WHO's the Doctor? William Hartnell
Although he wasn't even born when William Hartnell became the first Doctor, BBC Scotland apprentice Connor MacGregor argues that his interpretation remains the one to beat.
While I may be only 20 years old, my knowledge of Doctor Who goes beyond those years like nothing else I know.
This should make me as qualified as any Whovian to comment on the most important incarnation of the Doctor in the 50-year history of the series.
The first episode went out on November 23 1963 at a time when tv was barely off the ground and when the world was reeling from the assassination of US president John F Kennedy the previous day.
It saw 55-year-old William Hartnell step into an old Edwardian coat, don a long white wig and launch the biggest television phenomenon the globe will ever see.Grumpy
Although the later incarnations of the Time Lord were more eccentric, with a lighter comic appeal for younger fans, Doctor Who started with a much more secretive take on the 900-year-old Gallifreyan.
Hartnell's Doctor had an air of mystery and was grumpier than his successors - even heartless at times.
In An Unearthly Child, he's prepared to kill a caveman too injured to keep pace with the Tardis crew. Contrast that with the Tenth Doctor's constant gabbing that death is wrong and can never be the solution, regardless of the situation.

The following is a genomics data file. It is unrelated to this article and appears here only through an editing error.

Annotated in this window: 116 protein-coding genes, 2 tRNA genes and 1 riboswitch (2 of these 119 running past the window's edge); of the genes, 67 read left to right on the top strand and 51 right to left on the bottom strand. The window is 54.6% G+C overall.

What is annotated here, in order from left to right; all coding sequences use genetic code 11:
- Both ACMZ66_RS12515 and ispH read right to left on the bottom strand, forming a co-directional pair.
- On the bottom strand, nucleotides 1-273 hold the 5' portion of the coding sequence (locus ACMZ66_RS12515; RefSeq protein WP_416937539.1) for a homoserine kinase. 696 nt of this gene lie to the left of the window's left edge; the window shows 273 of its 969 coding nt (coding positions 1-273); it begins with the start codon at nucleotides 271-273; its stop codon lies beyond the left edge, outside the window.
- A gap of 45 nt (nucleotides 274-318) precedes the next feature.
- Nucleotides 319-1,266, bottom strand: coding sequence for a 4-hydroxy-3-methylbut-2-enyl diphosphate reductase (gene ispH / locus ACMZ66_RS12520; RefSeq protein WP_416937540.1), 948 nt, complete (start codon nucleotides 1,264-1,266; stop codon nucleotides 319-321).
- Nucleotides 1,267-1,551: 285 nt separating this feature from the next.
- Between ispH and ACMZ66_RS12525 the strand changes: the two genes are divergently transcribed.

Hartnell was the first Doctor to take on arch enemy the Daleks, who played a crucial part in giving the series its first taste of popularity in 1964.
The Dalek Invasion Of Earth goes down as a TV classic, thanks to the iconic images of a Dalek army rolling around the landmarks of 60s London - an allusion, perhaps, to what might have been had Britain succumbed to Nazi rule.
Equally gripping was the 12-part epic, The Dalek's Master Plan, which saw the show's body count reach terrifying new heights.Educational
Hartnell's Doctor was also eager to explore Earth's history, with the BBC keen to provide some education for its young viewers alongside the science fiction (itself peppered with scientific facts and figures).
I wasn't born when Doctor Who was first broadcast, so I can't draw on personal memories to support my view that Hartnell's Doctor is the one to beat.
He might not be everybody's favourite - only Colin Baker's interpretation paid homage to Hartnell and his Doctor never really connected with the audience - but he set the ball rolling for the likes of Tom Baker, David Tennant and Matt Smith.
And if Hartnell's Doctor hadn't hit the spot, the series might have faced an early death. For that alone, he gets my vote.